"Picture the biggest ship you've ever seen. Are you picturing it?"
IN THIS ONE... Into the bowels of the TARDIS, with scavengers and crispy time zombies.
REVIEW: We've been waiting for this idea to be done right ever since The Invasion of Time showed the TARDIS interior to be a disappointing collection of disparate real-world locations. On a production level, it does. I just wish Steve Thompson, writer of The Curse of the Black Spot, hadn't been tapped to script it. In both cases, the premise writes itself. It's what the writer adds to it that makes it a success or a dud. Sadly, it's the latter. Of course, some things do work. Visiting the TARDIS, even in disaster mode, offers a lot of nice surprises. The space-bent corridor and back-up console rooms were explored in The Doctor's Wife, but we finally see the pool, a huge library, an observatory, the tree-like structure that gives the TARDIS the ability to create rooms and stuff, the Eye of Harmony (see Theories for more on this), and landscapes that hark back to the New Adventures novels' ideas about the ship. Could have done with more props from the show's history, but the time fracture gives us lines from the show's past - all about the TARDIS - and that's cool (I recognize Susan, Docs 3, 4 and 9, Jo, Ian...).
Unfortunately, we're also strapped with some terrible guest characters. The salvage crew is made up of two "jerks who don't listen" (TM), the type of one-dimensional character that exists only to create obstacles for the heroes I find especially irritating, and their kid brother whom they've apparently brainwashed into thinking he's an android as a joke. He's the nice one, but what's the point of him? He's a machine who turns out to be a living being, just like the TARDIS? He's not what he appears, but Clara is? If it's a question of theme, it's muddled and ill-resolved (the new timeline has the jerks magically stop teasing Tricky, with perhaps the worst acting this season). I have very little use for this subplot. The other threat comes from "time zombies", burnt creatures that are actually future/potential versions of Clara and the brothers who spent too much time exposed to the Eye. While I'm always game for a timey-wimey plot, even if it's all going to be undone at some point, that having your flesh liquified would turn you into an enraged monster is complete nonsense! At the very least, we're missing some technobabble to make it work.
This is a problem that recurs again and again in Journey. It presents us with something interesting, but just misses the mark in terms of justifying it. We're teased with the Doctor's name in the History of the Time War, for example, but why would the Doctor leave that book lying around for any companion to find? And who wrote a book about something that was taken out of history anyway? The time rift inside the TARDIS, and the ship's engine room frozen mid-explosion are both conspicuous because they don't tie into the still-unexplained TARDIS explosion from Series 5. I'm not saying Journey would have been the right place to resolve this long-standing issue, but then, it shouldn't tease us with yet another TARDIS explosion caused by a glowing crack in spacetime. Speaking of resolutions, aside from that Tricky android business, what we get does work. The Doctor finally confronts Clara about her impossibility, and realizes there really is nothing sinister going on (and since only he remembers these events, he can keep playing things close to the vest). And the way the timeline is undone, revealing we were watching a 2nd timeline already (at least; the friendly button had already made an appearance) is a satisfying paradox of a solution.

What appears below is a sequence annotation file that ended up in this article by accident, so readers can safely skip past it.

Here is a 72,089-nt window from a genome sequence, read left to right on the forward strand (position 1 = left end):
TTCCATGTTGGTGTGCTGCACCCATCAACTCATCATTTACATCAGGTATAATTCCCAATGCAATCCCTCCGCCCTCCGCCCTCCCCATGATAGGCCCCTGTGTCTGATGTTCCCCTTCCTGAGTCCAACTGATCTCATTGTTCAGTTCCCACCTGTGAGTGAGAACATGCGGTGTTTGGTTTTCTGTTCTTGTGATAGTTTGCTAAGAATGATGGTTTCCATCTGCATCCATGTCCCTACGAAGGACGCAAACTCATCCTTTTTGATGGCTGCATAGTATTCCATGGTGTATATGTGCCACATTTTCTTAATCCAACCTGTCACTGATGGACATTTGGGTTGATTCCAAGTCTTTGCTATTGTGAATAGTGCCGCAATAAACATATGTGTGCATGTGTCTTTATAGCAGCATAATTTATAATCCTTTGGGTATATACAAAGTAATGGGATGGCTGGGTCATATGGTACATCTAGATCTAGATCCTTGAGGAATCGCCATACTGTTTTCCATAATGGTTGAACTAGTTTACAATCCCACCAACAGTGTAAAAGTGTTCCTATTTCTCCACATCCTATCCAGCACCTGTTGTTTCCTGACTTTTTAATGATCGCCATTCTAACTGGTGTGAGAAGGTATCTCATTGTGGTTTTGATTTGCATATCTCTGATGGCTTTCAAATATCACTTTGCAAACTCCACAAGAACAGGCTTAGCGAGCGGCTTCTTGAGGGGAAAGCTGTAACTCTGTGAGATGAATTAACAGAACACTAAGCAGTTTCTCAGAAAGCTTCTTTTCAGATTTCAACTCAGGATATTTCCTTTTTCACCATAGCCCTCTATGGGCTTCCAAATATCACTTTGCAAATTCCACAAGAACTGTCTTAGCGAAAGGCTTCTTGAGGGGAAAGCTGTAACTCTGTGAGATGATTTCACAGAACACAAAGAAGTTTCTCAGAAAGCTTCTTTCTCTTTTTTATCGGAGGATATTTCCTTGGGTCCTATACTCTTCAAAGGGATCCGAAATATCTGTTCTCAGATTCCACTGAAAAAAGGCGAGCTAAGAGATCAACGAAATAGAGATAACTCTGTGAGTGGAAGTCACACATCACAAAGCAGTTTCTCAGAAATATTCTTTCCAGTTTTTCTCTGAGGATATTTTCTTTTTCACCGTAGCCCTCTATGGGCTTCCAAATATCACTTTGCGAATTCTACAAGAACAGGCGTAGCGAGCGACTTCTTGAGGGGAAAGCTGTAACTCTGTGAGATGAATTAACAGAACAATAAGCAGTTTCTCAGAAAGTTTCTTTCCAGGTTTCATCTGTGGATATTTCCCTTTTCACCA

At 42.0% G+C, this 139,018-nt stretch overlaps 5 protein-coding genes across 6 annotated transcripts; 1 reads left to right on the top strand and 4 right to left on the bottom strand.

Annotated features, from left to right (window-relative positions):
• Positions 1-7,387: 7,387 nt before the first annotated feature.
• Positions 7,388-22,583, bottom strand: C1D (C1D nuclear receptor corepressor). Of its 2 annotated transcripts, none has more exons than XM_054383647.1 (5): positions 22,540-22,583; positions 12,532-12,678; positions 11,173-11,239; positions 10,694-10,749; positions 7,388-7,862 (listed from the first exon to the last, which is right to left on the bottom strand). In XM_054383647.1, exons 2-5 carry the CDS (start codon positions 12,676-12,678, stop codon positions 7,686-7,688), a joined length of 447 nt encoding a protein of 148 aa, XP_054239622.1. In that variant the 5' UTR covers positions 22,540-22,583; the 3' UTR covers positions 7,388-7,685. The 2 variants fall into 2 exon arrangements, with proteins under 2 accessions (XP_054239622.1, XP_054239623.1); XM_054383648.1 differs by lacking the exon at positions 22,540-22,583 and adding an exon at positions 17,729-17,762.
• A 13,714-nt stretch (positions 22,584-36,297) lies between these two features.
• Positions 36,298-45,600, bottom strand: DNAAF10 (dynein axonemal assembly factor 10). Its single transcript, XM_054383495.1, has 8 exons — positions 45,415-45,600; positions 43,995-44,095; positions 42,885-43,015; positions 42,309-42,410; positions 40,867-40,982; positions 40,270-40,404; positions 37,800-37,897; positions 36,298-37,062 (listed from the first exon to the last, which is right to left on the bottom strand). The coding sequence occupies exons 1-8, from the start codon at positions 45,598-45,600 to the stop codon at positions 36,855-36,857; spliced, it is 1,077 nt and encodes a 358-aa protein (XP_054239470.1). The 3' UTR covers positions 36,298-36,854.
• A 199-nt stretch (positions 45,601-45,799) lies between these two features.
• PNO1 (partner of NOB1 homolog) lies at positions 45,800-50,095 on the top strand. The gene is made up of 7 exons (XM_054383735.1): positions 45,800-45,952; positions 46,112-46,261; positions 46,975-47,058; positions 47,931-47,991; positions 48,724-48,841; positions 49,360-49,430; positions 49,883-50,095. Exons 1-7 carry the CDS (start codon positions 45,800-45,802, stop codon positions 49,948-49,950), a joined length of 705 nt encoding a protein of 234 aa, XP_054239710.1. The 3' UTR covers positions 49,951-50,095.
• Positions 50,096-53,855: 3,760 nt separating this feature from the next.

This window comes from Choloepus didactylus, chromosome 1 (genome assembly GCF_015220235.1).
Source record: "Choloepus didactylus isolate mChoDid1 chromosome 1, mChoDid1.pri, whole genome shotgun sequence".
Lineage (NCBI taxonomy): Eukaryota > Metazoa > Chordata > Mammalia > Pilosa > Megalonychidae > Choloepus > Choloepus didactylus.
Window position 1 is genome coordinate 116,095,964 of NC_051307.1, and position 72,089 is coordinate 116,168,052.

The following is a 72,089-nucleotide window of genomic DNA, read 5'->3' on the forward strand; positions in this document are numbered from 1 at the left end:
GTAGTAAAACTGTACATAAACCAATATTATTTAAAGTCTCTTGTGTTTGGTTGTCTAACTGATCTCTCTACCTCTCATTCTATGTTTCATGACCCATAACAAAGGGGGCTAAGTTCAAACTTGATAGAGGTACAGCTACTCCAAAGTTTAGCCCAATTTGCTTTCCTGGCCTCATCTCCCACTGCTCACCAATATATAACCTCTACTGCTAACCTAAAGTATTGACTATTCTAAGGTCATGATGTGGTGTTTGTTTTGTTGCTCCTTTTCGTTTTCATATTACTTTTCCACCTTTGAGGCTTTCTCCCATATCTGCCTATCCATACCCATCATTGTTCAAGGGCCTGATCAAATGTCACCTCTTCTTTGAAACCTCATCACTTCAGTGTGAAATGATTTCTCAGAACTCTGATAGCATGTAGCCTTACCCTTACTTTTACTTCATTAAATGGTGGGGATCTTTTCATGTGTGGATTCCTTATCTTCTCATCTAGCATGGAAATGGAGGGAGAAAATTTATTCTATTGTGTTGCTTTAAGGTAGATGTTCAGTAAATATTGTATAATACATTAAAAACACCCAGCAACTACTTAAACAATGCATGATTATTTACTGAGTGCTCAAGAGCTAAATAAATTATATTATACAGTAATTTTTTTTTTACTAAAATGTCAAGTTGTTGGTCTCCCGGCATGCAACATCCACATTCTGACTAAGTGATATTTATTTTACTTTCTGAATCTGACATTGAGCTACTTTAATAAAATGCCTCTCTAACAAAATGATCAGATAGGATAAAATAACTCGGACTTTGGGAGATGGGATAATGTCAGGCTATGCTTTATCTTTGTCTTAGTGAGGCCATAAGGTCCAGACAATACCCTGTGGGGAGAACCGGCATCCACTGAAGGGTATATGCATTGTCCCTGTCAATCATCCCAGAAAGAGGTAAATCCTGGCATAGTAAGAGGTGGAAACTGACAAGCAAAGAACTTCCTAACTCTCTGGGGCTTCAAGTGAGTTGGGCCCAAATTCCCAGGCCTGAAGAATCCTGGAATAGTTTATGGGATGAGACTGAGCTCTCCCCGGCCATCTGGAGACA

THEORIES: I know some fans bristled at the idea that the Eye of Harmony was found inside the TARDIS, just as they bristled when it showed up in the Paul McGann movie. After all, sacrosanct Time Lord canon (i.e. Bob Holmes' overrated mystery-destroying The Deadly Assassin) says the Eye is inside Gallifrey itself, which itself contradicts The Three Doctors (kind of) where the black hole that powers Time Lord society is clearly shown to be in space somewhere. So how does it all tie together? Maybe we just don't understand the TARDIS' pocket dimension. Looking at the Eye in this episode, the idea that it is a small star that fits inside a big black room is an illusion. Even the smallest star would be several kilometers across lest it burn itself out too quickly. I propose that there is only one Eye, a star harnessed by the Time Lords somewhere in space. To power their society, they have created portals to it, apparently leading to the planet's interior. Smart, as you'd lost the least power in the exchange. Now, what if each TARDIS also leads to that star so it can feed off it directly? We only need the one Eye to make this work. If true, the Doctor could theoretically take a rocket ship out of that room and into Gallifreyan space.
REWATCHABILITY: Medium - I thought for sure this would be an episode worth revisiting if only for the references to the past, but even my freeze frames didn't yield much. Beyond its fun premise, it's a rather frustrating exercise.